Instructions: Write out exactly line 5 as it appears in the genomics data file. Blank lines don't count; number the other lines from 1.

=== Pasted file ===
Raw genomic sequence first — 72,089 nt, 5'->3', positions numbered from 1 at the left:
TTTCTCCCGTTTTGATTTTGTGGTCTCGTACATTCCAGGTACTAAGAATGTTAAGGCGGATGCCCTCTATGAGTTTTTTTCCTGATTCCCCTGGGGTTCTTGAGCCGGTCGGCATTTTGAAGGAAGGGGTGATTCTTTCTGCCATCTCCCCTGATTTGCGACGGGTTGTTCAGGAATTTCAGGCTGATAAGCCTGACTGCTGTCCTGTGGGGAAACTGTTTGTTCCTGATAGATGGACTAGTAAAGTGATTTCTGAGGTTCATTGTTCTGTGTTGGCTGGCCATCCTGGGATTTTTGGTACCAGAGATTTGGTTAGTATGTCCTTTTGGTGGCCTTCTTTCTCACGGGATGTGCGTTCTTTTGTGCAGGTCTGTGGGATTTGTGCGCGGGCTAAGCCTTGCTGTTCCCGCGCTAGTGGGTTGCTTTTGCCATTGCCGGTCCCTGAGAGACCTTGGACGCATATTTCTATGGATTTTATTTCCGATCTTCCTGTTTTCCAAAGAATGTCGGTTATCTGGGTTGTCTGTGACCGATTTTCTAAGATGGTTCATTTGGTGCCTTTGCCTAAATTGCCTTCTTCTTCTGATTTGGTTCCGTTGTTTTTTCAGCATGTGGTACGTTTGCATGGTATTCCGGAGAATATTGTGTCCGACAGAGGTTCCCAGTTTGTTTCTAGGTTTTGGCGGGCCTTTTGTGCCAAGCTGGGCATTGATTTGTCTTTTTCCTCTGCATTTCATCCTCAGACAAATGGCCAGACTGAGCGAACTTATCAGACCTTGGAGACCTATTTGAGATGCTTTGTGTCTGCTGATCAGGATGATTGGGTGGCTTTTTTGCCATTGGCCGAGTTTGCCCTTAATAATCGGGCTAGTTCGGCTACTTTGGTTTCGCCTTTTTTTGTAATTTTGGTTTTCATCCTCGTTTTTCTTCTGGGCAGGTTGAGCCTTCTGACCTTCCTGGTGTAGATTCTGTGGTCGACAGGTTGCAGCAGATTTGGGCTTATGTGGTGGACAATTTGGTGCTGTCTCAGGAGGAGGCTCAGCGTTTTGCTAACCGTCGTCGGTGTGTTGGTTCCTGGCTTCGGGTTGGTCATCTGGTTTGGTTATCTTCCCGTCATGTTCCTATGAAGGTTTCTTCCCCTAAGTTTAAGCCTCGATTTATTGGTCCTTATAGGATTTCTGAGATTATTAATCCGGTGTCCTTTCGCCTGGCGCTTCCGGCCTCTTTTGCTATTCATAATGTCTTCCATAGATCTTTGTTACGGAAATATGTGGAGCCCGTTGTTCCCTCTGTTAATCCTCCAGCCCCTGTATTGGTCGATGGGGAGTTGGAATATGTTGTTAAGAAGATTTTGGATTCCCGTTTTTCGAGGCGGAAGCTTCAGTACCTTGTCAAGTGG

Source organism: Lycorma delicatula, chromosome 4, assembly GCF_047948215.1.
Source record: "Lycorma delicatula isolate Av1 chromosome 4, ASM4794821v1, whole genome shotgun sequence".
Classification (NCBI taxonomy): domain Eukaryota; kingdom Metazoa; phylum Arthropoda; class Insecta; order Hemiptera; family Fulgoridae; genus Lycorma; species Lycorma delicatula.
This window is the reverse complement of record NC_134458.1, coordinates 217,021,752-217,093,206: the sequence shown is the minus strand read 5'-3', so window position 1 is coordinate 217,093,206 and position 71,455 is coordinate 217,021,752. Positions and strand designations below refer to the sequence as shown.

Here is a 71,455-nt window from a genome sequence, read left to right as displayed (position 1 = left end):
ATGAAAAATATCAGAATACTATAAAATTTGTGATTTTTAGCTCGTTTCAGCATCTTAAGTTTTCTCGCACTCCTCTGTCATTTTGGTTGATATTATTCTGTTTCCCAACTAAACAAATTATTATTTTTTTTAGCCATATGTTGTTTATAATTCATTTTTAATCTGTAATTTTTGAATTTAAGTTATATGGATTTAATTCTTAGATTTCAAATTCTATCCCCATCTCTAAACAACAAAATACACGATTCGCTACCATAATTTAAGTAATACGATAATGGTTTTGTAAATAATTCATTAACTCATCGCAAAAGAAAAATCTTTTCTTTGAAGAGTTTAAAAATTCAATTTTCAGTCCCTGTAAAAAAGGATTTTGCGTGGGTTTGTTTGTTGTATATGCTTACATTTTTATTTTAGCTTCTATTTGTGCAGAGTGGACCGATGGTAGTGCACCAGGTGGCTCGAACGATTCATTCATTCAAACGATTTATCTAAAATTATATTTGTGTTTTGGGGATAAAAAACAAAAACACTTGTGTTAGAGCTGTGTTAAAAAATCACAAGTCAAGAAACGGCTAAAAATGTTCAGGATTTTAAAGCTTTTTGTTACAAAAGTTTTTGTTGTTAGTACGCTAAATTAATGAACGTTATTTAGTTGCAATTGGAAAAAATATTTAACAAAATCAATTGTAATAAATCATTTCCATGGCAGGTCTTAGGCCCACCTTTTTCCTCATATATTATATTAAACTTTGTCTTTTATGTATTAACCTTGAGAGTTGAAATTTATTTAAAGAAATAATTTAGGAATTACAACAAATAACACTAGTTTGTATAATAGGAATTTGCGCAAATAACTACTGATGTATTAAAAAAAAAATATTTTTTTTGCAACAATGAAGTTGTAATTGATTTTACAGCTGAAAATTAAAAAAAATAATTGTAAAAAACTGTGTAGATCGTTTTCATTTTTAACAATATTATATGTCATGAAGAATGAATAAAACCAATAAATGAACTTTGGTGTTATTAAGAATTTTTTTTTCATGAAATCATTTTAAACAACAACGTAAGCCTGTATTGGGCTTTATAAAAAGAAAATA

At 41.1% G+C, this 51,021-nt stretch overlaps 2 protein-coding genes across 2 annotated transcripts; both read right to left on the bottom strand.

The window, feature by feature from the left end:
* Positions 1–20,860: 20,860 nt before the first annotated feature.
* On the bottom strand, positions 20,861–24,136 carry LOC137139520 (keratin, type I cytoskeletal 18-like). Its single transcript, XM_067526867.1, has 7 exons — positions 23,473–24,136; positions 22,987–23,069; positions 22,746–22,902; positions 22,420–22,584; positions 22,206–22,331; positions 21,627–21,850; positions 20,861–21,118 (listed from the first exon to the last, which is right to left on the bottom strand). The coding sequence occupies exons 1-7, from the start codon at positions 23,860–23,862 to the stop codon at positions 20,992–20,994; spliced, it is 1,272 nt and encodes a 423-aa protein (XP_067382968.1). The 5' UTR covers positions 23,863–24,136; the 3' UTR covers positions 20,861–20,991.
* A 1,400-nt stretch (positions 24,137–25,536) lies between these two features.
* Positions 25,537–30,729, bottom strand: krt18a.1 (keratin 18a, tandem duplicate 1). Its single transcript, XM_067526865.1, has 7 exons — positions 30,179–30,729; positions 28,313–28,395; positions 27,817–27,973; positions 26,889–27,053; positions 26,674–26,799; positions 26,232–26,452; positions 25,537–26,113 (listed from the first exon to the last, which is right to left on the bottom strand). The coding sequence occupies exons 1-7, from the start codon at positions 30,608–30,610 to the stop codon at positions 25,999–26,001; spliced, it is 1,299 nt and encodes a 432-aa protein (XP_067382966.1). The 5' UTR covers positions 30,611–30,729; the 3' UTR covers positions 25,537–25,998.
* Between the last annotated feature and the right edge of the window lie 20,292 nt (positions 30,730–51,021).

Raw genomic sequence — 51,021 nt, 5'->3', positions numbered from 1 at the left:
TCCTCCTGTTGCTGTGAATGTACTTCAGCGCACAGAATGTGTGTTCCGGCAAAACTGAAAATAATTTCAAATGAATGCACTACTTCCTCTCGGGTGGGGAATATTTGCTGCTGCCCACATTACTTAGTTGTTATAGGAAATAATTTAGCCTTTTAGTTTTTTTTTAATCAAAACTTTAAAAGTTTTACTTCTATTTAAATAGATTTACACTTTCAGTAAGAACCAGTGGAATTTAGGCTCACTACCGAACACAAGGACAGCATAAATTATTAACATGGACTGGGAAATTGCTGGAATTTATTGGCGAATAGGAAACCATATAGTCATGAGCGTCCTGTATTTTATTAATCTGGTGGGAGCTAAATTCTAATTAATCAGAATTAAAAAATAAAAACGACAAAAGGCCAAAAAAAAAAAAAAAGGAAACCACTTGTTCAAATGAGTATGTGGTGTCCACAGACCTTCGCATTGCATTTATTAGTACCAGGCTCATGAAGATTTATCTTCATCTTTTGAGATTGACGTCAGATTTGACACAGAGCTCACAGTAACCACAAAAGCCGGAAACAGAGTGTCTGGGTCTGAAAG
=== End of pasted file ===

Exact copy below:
Classification (NCBI taxonomy): domain Eukaryota; kingdom Metazoa; phylum Arthropoda; class Insecta; order Hemiptera; family Fulgoridae; genus Lycorma; species Lycorma delicatula.